Surfwise opens with Juliette, the Paskowitz matriarch, providing an introduction to her family. As she prepares to list all her children, she casually notes that for ten years she was either pregnant or breast-feeding "without one day off." She then lists the name and year of birth of each of her nine kids: eight sons -- David, Jonathan, Abraham, Israel, Moses, Adam, Salvador Daniel, Joshua-and one daughter - Navah. The adult siblings each provide a defining sentence or two to sum up who they are and what position they occupied in the family. The first born David tells us, "I am what Gabriel was to God," while Navah simply says, "I'm not a brother, I don't have a dick." And baby Joshua says of his father that he simply wanted "to repopulate the world with Jews, that's f-king hardcore man. I know skinhead people like that." So with this brief introduction, Surfwise is off and running.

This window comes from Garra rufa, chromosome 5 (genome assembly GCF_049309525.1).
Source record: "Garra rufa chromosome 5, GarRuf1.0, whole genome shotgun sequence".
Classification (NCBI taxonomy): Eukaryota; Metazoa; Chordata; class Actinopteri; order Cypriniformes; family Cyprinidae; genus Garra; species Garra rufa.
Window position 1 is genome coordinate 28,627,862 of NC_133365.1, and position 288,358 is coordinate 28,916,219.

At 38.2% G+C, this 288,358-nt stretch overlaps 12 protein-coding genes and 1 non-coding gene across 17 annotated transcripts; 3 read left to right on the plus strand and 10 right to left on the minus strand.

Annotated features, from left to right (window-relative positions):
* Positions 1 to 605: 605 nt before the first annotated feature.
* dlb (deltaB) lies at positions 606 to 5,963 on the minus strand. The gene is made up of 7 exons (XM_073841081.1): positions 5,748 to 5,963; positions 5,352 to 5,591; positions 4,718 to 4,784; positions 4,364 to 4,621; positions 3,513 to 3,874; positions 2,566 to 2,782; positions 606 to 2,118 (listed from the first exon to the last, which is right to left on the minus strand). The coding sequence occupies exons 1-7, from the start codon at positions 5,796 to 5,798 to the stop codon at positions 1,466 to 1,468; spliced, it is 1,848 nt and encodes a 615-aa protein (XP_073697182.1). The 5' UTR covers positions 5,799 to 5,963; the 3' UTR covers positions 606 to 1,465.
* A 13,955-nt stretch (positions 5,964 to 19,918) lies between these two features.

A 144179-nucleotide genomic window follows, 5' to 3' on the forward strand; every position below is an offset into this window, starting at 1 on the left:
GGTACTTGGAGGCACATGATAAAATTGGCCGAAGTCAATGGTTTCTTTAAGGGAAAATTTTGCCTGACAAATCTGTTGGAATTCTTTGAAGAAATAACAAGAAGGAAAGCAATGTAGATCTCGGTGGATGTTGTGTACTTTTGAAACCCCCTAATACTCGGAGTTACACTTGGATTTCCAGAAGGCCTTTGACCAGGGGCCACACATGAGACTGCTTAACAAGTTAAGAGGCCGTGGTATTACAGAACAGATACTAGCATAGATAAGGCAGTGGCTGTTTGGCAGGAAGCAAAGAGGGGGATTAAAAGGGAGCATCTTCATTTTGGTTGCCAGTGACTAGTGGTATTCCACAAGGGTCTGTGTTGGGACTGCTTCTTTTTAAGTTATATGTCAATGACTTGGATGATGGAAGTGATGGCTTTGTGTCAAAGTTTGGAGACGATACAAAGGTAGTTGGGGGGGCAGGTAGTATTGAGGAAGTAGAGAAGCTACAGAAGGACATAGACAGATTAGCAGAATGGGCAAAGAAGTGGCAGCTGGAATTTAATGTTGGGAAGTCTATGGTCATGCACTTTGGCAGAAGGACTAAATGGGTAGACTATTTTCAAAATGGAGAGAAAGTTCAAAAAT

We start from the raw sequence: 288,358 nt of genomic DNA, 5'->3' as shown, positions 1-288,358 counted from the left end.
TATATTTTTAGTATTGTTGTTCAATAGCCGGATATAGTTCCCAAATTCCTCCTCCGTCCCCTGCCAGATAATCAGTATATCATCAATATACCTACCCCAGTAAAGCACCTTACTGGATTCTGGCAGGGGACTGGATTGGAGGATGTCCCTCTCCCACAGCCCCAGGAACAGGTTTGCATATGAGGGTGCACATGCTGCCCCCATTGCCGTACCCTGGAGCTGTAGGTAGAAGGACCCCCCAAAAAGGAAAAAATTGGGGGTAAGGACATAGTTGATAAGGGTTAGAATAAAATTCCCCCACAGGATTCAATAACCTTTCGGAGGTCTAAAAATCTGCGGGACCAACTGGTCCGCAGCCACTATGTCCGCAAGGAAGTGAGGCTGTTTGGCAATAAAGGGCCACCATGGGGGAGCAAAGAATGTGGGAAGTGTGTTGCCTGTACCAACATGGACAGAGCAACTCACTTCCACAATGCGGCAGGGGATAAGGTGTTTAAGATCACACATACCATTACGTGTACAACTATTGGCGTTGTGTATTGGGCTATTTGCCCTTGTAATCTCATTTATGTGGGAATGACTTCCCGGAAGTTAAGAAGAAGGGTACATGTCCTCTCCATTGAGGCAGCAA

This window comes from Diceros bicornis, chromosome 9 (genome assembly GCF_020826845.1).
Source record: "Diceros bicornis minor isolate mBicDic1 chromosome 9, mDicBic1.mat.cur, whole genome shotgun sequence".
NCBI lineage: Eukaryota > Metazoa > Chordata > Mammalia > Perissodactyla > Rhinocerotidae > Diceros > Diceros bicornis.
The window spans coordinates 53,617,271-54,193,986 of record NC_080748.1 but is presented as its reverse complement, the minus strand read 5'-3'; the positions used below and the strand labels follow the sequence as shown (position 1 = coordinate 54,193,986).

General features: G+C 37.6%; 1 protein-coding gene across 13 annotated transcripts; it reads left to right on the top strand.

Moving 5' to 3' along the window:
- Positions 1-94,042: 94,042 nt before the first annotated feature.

While outside observers and the press often viewed the Paskowitz family as eccentric, different and even radical, Doc took offense at such labels because he felt he and his family were the "most conventional of people." Well yes and no. Yes in the sense that his children were raised in strict Jewish tradition, complete with Shabbat on the beach every Friday night. And yes in the way Doc ran his family with an iron fist and had more rules than the typical middle class kid probably grew up with. But it was the type of rules that reveal a far less conventional side of Doc. For instance, sex was a topic always open for discussion. Doc told his daughter that she just needed to let him know when she was ready to have sex and he would get her on the pill. And son Salvador comments that "Most parents say & 'Go to school. Don't go swimming with sharks, that's dangerous. Our parents said, & 'You can go swimming with sharks, but you're not f--kin' going to school-that sh-t's dangerous!'"